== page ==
A UK network of Safe Spaces could return over £100m to the NHS annually and help to improve the fabric of the night time economy across the country according to the Local Alcohol Partnerships Group (LAPG).
Safe Spaces are an increasingly recognised term for partnership schemes that are often based in buses or town centre buildings which operate to make the night-time economy safer. They typically provide a combination of medical assessment, recovery and discharge and some also provide a physical base for partners managing their local night time economy.
According to research commissioned from MAKE Associates by LAPG and the alcohol responsibility body the Portman Group, there is potential for a further 150 Safe Spaces to be set up in addition to the 40 that already exist. The findings showed that investment in them can help offset public sector costs by as much as £9.31 for every £1 spent. LAPG, the Portman Group and Make Associates have also produced a ‘toolkit’ to help areas set up new spaces.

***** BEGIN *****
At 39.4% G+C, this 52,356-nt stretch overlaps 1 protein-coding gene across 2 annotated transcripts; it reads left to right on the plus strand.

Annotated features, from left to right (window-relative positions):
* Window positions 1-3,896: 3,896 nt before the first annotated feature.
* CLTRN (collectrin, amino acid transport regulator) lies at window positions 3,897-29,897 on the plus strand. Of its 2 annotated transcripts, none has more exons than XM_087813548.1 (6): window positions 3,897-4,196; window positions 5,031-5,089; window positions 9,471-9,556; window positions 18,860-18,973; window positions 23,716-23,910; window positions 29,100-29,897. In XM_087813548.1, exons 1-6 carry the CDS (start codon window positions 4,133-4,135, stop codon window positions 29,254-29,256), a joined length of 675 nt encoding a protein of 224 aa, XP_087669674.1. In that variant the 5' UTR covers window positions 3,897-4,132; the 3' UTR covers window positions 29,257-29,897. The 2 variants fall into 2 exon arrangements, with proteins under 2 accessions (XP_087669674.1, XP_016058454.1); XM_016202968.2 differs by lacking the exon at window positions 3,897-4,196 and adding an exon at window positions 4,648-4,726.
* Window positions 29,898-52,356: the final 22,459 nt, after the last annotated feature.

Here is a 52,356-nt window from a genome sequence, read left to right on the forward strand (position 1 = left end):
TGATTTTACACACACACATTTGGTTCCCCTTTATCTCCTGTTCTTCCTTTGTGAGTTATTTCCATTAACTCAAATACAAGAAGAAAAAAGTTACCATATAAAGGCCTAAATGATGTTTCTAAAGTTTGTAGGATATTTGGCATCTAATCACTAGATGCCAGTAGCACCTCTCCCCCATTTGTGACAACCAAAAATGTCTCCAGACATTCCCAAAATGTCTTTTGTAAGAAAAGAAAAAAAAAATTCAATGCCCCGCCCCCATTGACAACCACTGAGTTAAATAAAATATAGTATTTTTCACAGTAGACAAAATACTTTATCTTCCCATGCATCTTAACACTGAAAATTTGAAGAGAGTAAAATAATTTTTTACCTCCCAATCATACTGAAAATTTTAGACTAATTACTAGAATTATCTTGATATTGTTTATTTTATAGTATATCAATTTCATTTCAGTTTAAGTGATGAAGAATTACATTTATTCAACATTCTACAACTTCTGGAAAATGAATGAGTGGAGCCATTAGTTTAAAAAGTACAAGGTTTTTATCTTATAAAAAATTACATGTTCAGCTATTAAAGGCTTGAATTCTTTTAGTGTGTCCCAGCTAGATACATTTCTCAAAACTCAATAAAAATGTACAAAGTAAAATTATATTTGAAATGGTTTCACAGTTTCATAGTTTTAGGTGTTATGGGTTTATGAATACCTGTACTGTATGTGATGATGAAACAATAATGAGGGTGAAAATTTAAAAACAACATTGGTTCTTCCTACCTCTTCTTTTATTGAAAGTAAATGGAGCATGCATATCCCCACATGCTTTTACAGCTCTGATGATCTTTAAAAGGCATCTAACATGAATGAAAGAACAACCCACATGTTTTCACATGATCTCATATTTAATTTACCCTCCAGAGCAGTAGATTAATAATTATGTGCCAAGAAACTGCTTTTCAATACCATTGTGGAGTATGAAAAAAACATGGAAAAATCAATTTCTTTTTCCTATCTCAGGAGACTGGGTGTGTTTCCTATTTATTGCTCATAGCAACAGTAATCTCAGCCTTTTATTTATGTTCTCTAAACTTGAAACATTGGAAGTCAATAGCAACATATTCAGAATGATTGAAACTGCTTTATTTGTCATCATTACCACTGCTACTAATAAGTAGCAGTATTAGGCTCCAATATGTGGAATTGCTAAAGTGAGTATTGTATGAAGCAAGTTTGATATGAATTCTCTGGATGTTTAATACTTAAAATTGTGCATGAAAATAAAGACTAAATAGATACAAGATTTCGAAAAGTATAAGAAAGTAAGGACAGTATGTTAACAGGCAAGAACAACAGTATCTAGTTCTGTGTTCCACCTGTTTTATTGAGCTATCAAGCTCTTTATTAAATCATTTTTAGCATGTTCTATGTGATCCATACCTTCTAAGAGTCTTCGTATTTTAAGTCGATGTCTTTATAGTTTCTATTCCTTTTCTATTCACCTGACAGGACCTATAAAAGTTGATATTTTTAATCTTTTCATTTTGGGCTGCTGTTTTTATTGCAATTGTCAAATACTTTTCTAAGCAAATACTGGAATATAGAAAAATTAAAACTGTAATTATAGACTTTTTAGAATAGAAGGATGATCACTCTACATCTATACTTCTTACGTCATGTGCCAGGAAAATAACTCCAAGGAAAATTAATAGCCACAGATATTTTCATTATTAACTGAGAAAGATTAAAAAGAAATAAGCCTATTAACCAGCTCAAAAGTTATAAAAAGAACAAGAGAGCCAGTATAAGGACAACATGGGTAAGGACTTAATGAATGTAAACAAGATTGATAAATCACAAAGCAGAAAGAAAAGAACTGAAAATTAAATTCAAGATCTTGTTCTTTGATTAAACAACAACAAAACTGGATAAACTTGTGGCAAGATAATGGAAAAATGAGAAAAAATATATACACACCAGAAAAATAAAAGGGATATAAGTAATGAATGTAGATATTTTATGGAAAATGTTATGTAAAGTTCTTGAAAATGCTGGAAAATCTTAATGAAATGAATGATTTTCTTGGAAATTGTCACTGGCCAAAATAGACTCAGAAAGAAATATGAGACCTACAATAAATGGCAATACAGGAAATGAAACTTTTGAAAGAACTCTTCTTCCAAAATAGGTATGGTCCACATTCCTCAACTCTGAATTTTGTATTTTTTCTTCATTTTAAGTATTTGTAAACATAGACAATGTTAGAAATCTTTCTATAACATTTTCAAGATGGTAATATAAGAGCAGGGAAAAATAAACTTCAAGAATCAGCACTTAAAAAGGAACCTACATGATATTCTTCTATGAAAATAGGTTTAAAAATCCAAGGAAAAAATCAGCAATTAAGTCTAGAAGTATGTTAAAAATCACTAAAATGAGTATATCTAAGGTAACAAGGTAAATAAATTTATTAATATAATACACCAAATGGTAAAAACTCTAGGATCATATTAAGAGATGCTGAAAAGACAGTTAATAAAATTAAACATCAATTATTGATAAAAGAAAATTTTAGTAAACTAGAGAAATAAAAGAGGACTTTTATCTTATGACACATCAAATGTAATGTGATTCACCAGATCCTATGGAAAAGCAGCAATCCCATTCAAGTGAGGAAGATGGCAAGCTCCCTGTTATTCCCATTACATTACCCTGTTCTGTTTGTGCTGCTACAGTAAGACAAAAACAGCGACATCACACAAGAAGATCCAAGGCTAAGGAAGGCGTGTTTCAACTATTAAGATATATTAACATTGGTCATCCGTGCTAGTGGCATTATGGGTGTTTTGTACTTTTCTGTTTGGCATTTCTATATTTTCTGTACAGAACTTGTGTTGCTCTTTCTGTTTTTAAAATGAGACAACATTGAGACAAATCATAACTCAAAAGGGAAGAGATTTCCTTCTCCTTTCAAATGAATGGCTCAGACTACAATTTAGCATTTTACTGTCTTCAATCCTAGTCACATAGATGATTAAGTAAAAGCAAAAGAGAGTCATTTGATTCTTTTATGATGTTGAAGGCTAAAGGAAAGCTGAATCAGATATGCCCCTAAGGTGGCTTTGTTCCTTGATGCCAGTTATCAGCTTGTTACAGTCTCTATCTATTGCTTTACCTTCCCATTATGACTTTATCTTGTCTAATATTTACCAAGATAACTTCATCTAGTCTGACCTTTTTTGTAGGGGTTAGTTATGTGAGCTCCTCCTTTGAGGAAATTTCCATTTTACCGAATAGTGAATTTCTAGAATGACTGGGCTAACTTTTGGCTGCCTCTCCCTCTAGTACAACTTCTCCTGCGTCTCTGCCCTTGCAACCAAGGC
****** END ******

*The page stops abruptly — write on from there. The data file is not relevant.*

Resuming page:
The research concludes that a strategic approach is needed to support a national roll out of Safe Spaces and makes several findings, including:
- Engaging with devolved governments, the Home Office and Department of Health in England as well as the NHS in each county and other local government and health stakeholders.
- Independent annual evaluation of Safe Spaces to demonstrate their ongoing value.
- Secondment of an existing organisation to take a lead on Safe Spaces nationally and to develop a body that champions the benefits of them and supports locations in building schemes.
Examples of active Safe Spaces include the Chelmsford SOS bus, Clapham Night Hub and Emilia’s Place in Hereford.
Portman Group Local Partnerships Director, Rita King, commented: “Safe Spaces can play a key part in helping to reduce the pressure on the NHS. Ultimately tackling alcohol harms and reducing vulnerability must be a collective effort, involving relevant stakeholders from ambulance trusts to police chiefs and local government.”